Ahead of World Menopause Day on 18 October, the All-Party Parliamentary Group (APPG) on Menopause inquiry has called for more workplace policies to help women’s health.
The APPG, which is currently lobbying for NHS-funded menopause health checks and for hormone replacement therapy (HRT) prescriptions to be made free in England in line with the rest of the UK, found that menopause in the workplace “attracted the most interest” during the inquiry.
The inquiry noted that “the majority of employers do not consider menopause a proper health condition and do not have policies in place to support staff going through it”, and called for businesses to drive change.
It follows a recent survey by the CIPD, which found that three in five (59 per cent) menopausal women were negatively affected at work, and that almost 900,000 women in the UK had left their jobs because of menopausal symptoms.
Nicola Smith, director of innovation for flexible working experts Timewise, highlighted that “menopause symptoms can make work difficult and mean some women even end up leaving their jobs”.
She advised that organisations make sure good flexible working was widely available, for new and existing jobs, rather than waiting for people to ask. “Line managers need support on this too – anticipating flexible needs, reworking job design and managing flexible teams are all key skills that can’t be learnt through osmosis,” Smith said, adding that “with record numbers of older workers leaving the jobs market, it’s more important than ever that we get this right”.
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As a result, the APPG is calling on a government coordinated and employer-led campaign to raise awareness and help tackle the taboo. The inquiry suggested that the menopause should be treated as a “core employee health issue” and that the business case for investing in employee support should be promoted. It has also called for government guidance for employers on menopause at work policies.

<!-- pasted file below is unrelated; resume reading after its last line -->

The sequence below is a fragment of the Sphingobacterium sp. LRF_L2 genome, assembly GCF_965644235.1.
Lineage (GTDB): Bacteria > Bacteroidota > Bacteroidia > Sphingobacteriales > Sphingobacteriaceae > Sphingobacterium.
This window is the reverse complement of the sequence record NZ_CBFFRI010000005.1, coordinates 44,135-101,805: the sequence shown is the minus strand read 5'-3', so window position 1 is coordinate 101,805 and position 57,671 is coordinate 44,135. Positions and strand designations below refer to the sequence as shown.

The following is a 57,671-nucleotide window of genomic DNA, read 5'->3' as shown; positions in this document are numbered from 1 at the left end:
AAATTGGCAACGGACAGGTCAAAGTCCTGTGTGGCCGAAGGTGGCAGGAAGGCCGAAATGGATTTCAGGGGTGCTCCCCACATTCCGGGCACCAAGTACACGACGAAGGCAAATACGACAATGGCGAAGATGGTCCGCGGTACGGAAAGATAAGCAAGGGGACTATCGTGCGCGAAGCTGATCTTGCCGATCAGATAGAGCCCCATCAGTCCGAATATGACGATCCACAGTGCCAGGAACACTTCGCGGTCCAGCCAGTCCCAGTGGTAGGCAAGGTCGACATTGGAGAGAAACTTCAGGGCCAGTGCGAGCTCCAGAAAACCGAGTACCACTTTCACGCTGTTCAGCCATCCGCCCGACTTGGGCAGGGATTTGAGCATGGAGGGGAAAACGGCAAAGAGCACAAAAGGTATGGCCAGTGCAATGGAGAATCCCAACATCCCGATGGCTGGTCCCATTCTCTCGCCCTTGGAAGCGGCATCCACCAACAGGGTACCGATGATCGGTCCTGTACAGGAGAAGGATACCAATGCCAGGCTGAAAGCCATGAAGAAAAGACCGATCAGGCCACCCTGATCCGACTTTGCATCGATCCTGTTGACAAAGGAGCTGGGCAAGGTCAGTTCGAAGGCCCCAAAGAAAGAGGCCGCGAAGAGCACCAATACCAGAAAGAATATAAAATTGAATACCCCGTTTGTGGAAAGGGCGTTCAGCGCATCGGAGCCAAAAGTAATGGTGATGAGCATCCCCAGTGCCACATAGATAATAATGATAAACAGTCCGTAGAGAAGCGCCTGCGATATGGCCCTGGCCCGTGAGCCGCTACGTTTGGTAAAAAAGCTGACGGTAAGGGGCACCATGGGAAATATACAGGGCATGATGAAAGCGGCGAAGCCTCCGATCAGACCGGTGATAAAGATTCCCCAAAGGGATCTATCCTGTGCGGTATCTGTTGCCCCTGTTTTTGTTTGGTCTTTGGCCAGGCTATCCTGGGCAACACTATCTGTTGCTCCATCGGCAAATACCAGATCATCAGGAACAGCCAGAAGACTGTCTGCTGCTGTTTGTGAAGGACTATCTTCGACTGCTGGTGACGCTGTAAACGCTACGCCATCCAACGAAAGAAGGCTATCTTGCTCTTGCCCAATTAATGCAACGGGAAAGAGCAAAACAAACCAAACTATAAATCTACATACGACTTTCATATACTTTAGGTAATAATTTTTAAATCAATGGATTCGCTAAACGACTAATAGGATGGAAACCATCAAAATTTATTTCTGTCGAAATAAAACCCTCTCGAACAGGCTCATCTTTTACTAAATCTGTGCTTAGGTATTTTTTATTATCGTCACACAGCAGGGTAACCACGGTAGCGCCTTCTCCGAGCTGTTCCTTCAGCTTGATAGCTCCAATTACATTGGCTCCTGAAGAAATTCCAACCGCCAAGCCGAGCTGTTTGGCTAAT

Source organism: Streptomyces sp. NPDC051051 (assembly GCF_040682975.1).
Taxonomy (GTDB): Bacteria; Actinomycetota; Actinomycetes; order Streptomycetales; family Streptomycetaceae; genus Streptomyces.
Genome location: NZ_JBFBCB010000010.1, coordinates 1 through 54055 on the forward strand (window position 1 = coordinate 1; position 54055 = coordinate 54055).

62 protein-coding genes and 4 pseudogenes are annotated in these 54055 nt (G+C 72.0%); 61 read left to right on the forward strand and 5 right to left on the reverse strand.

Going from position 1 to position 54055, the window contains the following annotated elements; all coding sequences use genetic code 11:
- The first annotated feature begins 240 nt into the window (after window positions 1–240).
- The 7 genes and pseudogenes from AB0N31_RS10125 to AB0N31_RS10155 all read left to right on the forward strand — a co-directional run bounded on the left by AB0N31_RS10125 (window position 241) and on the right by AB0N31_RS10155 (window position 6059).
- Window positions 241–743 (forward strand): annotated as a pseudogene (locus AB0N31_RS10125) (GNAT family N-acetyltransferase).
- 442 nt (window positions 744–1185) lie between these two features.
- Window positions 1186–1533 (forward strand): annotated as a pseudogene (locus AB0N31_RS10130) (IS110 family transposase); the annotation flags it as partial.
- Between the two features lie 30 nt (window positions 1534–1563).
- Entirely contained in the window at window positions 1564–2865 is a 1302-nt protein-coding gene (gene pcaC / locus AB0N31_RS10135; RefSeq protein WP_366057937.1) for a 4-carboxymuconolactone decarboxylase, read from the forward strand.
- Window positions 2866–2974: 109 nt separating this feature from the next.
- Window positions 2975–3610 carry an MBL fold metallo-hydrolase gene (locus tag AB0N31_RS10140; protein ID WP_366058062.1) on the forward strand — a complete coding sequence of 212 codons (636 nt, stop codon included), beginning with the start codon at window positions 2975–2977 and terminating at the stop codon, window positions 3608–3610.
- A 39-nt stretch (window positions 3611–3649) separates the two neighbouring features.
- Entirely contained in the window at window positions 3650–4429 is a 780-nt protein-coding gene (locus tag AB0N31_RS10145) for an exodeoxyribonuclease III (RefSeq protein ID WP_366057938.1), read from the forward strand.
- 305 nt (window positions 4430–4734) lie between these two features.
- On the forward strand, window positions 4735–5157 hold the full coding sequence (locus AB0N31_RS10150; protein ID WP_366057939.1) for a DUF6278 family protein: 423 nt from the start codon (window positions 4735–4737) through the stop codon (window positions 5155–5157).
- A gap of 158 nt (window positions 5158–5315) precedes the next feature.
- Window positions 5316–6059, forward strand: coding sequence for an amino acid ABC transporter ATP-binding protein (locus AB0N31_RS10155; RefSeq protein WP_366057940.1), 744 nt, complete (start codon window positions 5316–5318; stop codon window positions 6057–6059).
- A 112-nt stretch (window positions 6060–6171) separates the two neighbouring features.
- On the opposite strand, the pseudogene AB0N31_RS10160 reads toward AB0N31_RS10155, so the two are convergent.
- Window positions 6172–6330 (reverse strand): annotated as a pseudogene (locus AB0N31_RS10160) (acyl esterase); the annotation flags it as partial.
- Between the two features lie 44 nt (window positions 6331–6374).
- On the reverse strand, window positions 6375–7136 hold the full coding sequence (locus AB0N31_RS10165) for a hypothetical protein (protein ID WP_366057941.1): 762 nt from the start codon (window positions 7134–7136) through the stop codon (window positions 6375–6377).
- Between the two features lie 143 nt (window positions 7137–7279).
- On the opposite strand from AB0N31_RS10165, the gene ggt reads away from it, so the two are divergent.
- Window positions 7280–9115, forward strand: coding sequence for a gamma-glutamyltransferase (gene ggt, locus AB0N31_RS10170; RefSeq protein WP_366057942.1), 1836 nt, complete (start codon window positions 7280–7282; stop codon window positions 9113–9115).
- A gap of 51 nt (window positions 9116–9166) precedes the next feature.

Heather Jackson, co-founder of GenM, said it was “great to see the APPG report calling for more support in the workplace. This is incredibly important, but for lasting impact we need societal change as well.”
Jackson also said adding in ‘tickbox menopause policies’ to HR schemes would have a minimal effect, “but what really can change things is transforming the culture of an organisation so that menopause can be discussed openly and colleagues are given adequate support”.
Emphasing the reasons often making it harder for women over 50 to remain in employment, Carolyn Harris, chair of the APPG on Menopause, said the consequences for those suffering with menopause symptoms who cannot get the right treatment can be severe. “[The symptoms lead] to the breakdown of personal relationships and jeopardise careers, with women being forced to take additional days off or leave work altogether, putting their financial situations at risk,” said Harris.
The inquiry comes after swathes of big-name employers – such as Marks & Spencer, Asos and Citigroup – began introducing menopause policies, and follows the House of Commons’ Women and Equalities Committee’s inquiry specifically on menopause discrimination in the workplace.